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mgmt1969
Beginner
109 Views

TBB 3.0 not using all available cores?

Hello,

I'm finding it strange that TBB 3.0 is only using three worker threads on my quadcore machine.

task_scheduler_init::default_num_threads() is returning 4, which I take to mean is one main thread plus three worker threads. My main thread, however, only sets things up and then goes into a wait state while the work is done on the remaining threads. There is no way I can change this, as my application is a C# GUI with its own event & delegate system and I cannot apply the GUI Thread design pattern (at least not easily, I think).

I tried calling task_scheduler_init(5) and indeed four worker threads are created but the fourth one is never used, being permanently stuck in thread_monitor::commit_wait.

If my memory serves me well I did not have the same problem with TBB 2.2 and the same application I have now, with all my four cores nicely maxed out.

Can anyone elucidate me on what might be happening here?

Thank you,
manuel

PS: I forgot to mention that I am also using a couple of std::threads for tasks that mostly sit waiting except for occasional flurries of activity. I wonder if the task scheduler is getting confused with this combination of worker threads and std::tasks.
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10 Replies
ARCH_R_Intel
Employee
109 Views

What OS are you on?

Using task_scheduler_init(5) should have worked to keep all four cores busy. I'll see if I can reproduce the problem. TBB 3.0 should have the same behavior as TBB 2.2 on this point, though the underlying implementation changed radically so its possible a change was introduced accidentally.
mgmt1969
Beginner
109 Views

I'm on Windows Vista 64bit, although I'm compiling a 32bit application.
ARCH_R_Intel
Employee
109 Views

Did you build the "irml". E.g., "irml.dll" or "irml_debug.dll". There's a known bug that if either of those files are in your path, you will never get more than P-1 threads. The reason is that those files are "Resource Managers" that dutifully prevent oversubscription, even if you ask for it (that's the known bug). If those files are not in your path, asking for P+1 threads should work.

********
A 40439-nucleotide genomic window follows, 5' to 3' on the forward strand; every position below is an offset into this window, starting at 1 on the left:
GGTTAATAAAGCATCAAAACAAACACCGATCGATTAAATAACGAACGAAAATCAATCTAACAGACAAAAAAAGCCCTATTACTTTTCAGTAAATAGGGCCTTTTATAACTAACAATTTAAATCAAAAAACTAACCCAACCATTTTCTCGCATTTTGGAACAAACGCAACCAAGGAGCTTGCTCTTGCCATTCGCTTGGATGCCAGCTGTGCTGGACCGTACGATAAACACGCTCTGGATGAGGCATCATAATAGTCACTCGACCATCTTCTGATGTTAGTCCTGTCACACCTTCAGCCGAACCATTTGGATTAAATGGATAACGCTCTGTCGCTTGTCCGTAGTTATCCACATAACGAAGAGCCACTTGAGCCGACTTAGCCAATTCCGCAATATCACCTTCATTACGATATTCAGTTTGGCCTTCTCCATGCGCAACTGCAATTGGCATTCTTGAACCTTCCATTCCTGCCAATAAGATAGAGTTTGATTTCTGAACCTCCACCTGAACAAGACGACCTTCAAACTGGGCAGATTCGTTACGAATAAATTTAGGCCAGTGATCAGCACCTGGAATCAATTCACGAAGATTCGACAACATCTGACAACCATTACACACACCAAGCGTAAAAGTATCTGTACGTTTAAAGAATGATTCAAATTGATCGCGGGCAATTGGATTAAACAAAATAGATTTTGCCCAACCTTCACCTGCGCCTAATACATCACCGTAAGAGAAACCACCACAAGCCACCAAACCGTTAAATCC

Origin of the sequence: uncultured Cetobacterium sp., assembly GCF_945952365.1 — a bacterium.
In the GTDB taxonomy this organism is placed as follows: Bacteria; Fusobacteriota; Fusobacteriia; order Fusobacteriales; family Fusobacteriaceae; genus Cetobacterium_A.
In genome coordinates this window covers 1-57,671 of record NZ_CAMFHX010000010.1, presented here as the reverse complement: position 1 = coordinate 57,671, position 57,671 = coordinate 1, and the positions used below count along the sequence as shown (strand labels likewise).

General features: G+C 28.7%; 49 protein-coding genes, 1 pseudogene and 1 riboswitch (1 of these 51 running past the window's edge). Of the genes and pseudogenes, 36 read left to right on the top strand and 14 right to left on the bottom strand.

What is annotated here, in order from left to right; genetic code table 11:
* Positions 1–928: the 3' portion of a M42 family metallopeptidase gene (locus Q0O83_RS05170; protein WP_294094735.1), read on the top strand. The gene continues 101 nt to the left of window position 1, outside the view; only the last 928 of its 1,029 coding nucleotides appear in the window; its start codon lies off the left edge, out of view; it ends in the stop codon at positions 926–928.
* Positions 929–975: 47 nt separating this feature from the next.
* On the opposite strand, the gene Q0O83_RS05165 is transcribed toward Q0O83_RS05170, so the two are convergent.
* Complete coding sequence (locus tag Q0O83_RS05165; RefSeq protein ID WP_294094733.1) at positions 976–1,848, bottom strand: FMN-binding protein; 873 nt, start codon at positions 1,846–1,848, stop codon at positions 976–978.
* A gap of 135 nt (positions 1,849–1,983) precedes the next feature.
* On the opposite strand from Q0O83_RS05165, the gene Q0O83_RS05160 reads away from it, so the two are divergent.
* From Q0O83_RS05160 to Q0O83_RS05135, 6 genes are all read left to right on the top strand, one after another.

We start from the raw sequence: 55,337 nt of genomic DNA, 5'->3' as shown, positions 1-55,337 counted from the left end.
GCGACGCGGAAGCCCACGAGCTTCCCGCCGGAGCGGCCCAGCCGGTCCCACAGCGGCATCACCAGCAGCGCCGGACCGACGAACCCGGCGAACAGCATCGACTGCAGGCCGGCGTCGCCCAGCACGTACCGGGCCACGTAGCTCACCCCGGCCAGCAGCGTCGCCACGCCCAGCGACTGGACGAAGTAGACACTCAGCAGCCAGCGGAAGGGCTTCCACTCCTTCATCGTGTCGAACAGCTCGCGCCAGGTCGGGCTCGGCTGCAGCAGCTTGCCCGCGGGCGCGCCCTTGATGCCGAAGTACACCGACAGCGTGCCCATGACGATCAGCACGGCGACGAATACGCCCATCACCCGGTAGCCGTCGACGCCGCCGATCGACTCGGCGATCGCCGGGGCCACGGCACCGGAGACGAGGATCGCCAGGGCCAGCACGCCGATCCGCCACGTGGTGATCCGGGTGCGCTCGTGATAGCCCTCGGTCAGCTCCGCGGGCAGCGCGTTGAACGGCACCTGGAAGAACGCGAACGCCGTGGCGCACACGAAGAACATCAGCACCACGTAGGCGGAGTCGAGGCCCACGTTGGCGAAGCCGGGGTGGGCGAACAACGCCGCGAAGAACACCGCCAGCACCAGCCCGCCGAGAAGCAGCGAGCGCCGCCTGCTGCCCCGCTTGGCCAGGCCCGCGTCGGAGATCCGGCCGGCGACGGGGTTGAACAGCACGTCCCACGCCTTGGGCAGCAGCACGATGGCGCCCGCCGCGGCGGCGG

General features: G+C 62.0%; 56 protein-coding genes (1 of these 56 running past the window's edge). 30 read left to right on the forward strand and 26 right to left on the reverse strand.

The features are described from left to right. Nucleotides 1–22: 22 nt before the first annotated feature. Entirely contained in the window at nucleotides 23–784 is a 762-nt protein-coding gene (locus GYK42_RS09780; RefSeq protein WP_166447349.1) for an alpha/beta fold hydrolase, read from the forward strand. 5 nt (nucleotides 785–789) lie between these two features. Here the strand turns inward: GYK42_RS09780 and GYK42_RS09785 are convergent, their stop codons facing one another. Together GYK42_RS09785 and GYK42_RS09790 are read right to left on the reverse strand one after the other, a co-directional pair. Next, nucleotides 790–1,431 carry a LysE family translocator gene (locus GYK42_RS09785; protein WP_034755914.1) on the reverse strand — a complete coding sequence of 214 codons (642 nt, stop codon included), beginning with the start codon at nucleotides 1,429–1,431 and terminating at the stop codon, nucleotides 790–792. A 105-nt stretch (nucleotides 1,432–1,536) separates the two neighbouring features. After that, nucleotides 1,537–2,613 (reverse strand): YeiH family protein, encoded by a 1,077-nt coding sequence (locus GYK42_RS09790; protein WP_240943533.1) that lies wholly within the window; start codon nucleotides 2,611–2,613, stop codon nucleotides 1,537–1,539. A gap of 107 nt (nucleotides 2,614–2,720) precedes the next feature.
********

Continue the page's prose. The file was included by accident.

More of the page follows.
It worked for me on XP and Vista. Below is the program that I used to check. It will hang if the TBB scheduler does not deliver at least n worker threads.

[cpp]#include "tbb/tbb.h"
#include 

using namespace tbb;

atomic barrier;

struct WaitFunctor {
    void operator()( blocked_range r ) const {
        --barrier;
        // Wait until all threads reach the barrier.
        // Using a barrier like this in TBB is very bad style, because code should not
        // depend upon the TBB scheduler delivering a specific number of threads.
        while( barrier!=0 ) continue;
    }
};

int main() {
    int n = task_scheduler_init::default_num_threads();
    std::printf("n=%dn",n);
    task_scheduler_init( n+1 );
    barrier = n;
    parallel_for( blocked_range(0,n), WaitFunctor(), simple_partitioner() );
    std::printf("donen");
    return 0;
}
[/cpp]

mgmt1969
Beginner
109 Views

No, I'm not compiling irml.
Thank you for your effort. It must be something that I am doing wrong.
I'll keep looking into it and I'll come back to the forum if I find something that is worth reporting.

Cheers,
manuel
mgmt1969
Beginner
109 Views

Hello again,

Could you please try the following code:

#include
#include
#include
#include

#include

using namespace std;
using namespace tbb;

int my_barrier;
mutex my_mutex;